x0r85j.jpg
     
  7. Jul 26, 2012 #6
    This reminds me of the BBC radio programme called Desert Island Discs.In each programme a celebrity is asked to choose eight pieces of music they could take if castaway on an imaginary desert island.Sections of the musical choices are played and the celebrity is interviewed.The programme is very succesful and has been running since the early1940s.
     
  8. Jul 26, 2012 #7
    I love this forum, 3 answers none providing lists of books.
    I'll just stick with ye old stuck on an island story and pick 10 books I enjoy.
    1. Hitchikers guide to the galaxy (trilogy) in one book, (Douglas Adams)
    2. The official scrabble dictionary.
    3. Anathem (Neil Stephenson), because I haven't read it yet.
    4. Diamond Age (Neil Stephenson)
    5. Singularity Sky (Charles Stross)
    6. Survivor (Chuck Palahnuik)
    7. I Am Legend (Richard Matheson)
    8. Blackburn (Bradley Denton)
    9. A book that I will for sure think of after I hit reply.
    10. A book entitled, how to get off an island.
     
  9. Jul 26, 2012 #8
    Now, define ##\mbox{B}_{O}\mbox{}^\mathbf{O}\boldsymbol{k}=n \mbox{book}##, where ##n## is an arbitary number which is up to the reader. My answer to this question is left as an exercise to the reader :)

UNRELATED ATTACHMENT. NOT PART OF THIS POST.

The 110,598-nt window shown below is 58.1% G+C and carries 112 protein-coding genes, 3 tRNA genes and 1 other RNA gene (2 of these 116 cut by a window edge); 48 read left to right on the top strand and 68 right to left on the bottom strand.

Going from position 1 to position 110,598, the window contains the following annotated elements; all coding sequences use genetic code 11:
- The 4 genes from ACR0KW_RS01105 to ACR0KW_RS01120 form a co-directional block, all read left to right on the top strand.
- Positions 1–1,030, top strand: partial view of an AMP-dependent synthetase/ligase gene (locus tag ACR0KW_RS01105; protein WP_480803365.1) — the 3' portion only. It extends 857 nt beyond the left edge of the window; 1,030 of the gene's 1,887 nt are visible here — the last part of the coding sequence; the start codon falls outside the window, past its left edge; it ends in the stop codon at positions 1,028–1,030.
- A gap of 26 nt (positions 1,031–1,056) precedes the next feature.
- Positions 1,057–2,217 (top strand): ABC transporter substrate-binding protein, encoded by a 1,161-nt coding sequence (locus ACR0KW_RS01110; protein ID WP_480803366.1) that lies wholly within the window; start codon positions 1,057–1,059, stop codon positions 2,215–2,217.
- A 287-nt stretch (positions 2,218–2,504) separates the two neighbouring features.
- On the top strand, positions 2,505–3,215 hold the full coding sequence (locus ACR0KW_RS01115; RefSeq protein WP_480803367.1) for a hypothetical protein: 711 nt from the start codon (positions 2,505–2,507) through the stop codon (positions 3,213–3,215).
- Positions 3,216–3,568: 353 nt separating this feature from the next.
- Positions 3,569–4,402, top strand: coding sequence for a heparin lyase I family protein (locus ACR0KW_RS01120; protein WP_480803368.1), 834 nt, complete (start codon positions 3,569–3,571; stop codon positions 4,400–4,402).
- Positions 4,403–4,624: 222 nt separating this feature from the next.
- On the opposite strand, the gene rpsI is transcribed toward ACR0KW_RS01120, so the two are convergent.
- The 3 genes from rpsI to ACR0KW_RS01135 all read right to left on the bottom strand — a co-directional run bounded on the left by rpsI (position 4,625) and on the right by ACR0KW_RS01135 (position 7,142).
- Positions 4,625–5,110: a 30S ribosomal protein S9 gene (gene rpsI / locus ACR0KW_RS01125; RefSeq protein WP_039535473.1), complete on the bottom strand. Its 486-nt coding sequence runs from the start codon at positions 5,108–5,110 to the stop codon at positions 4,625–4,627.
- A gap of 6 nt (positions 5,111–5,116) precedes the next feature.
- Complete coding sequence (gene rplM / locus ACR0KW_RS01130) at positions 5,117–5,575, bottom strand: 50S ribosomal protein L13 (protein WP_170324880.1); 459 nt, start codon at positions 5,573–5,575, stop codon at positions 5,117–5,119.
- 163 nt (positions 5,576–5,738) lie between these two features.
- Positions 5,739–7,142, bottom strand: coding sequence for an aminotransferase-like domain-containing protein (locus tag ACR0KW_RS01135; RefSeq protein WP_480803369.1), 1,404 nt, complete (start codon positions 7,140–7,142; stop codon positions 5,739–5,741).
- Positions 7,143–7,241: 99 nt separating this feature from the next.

10. Jul 27, 2012 #9

    cobalt124

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    Great question, lousy rules, so I'm going to cheat a bit. In no specific order:

    1) The Complete Sherlock Holmes (Strand Facsimilie Edition) - can read over and over again - (and it counts as one book)
    2) Richard Dawkins "gene" trilogy (The Selfish Gene, The Extended Phenotype, The Blind Watchmaker) - gave me the only credible reason as to why I exist - (gaffer tape the spines together and it counts as one book)
    3) Heinemann Octopus Selected Works of John Wyndham - can read over and over again - (one book)
    4) Aho + Ullmans Principles of Complier Construction - book for one of my favourite courses on my degree
    5) E. E. Smiths Lensman and Skylark series double boxset - for the lost childlike wonder I had reading them when I was eleven - (gaffer tape the boxsets together into one book)
    6) A Childrens poetry book that one of my sons has a poem published in - proud
    7) System 370 JCL - was very useful and memories of working life being much much simpler
    8) Wikipedia
    9) International Children's Bible: New Century Version - a clear translation from the most original sources

    Desert Island Discs allows you to have The Complete Works of Shakespeare and the Koran as well as your choice of book. So I would like Rodwells Koran and Shakespeare and my final choice would be:

    10) "A Peoples History of England in the time of Shakespeare" - if such a thing even exists. Then I could read Shakespeare and gain a better understanding and enjoyment of his writing.

    Apologies for trampling all over the rules.